So to think about the fact that procedurally speaking, even leveraging a supposed expedited density program that the city has been promoting, HOME-SF, it’s taken from 2016 to 2023 to deliver 193 units, it shows you how problematic the housing production environment has become in the City and County of San Francisco. And it’s completely self-inflicted.
What were some of the challenges you experienced working through the HOME-SF Program?
HOME-SF, specifically as a program, actually opens you up to one extra avenue of appeal relative to a non-HOME-SF project. Unlike State Density programs that seek to eliminate discretionary review, HOME-SF not only maintains discretionary review but also provides opponents with an additional route for appeal. There wasn’t much expediting at all.
It’s unfortunate that this can’t really serve as a model going forward because the cost environment in terms of rate and hard costs just would not make a 25% affordable project with no subsidies at all feasible.
What was unique about working in District 11 for you?
It’s certainly a beautiful and diverse district. There are a lot of different influences, and the history is rich and steeped in San Francisco’s growth over the last 150 years. The district, as a result, has a lot of viewpoints and community groups that are very active. It was great working with the community… It’s no secret that the project was appealed, but the narrative in 2016 was very different from where the narrative is today.
We were forced to scale back the project’s height, even though we were entitled. We probably could have gotten another 20 or 30 more units, which is a missed opportunity. It’s not just policies and planning procedures. It’s also the political will to take advantage of an opportunity.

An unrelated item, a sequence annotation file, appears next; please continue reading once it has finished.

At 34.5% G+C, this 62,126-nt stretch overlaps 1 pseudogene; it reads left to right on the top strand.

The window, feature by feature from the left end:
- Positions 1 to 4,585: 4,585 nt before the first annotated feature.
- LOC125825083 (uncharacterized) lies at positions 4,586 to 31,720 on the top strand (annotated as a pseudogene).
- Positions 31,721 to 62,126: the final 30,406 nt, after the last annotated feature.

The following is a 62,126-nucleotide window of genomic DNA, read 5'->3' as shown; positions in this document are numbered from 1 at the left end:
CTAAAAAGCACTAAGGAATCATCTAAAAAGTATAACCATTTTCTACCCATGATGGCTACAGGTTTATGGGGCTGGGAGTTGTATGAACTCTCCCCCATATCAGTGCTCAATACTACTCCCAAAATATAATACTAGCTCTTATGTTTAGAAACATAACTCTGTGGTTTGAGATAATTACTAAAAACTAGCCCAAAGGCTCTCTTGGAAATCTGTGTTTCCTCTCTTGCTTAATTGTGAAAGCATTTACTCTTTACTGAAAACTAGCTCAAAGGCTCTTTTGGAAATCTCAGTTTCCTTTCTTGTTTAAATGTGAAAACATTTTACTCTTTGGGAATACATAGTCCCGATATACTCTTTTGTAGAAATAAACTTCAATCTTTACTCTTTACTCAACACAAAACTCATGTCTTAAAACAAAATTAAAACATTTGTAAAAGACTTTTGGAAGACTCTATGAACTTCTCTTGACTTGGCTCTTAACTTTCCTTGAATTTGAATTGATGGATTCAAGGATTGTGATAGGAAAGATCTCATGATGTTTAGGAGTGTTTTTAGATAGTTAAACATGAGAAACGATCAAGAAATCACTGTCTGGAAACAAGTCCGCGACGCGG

I have to give a lot of credit to the District Supervisor, Supervisor Ahsha Safaí, who really advocated and championed the project housing production, and the primary goal of his was to help bridge the gap between a lot of the different interest groups that were there.”
Will Presidio Bay take on any new housing projects in the city?
The conditions of which housing is approved here would need to substantially change in order to make the conditions appropriate to pursue new investment in San Francisco. I think, unfortunately, housing is such a politicized issue that unless we pursue programs that the state has implemented to bypass the local jurisdiction, it’s not compelling at present to build housing in San Francisco.
We’d never say we’re done, but we’re extremely cautious in today’s environment.”
Have you looked into the Builder’s Remedy?
Yes, we have looked at it. Certain individuals in the City and County of San Francisco believe that their discretion can’t get bypassed and that there’s ultimately still a means for them to reject projects. But clearly, Santa Monica is a perfect example of how that can be leveraged. We, unfortunately, don’t have any projects or sites at the moment that we’d be able to pursue a builder’s remedy application. We have actively started searching all the jurisdictions in California using the state’s website to check for city compliance status to determine if there’s any opportunity there to pursue a fast-track approval.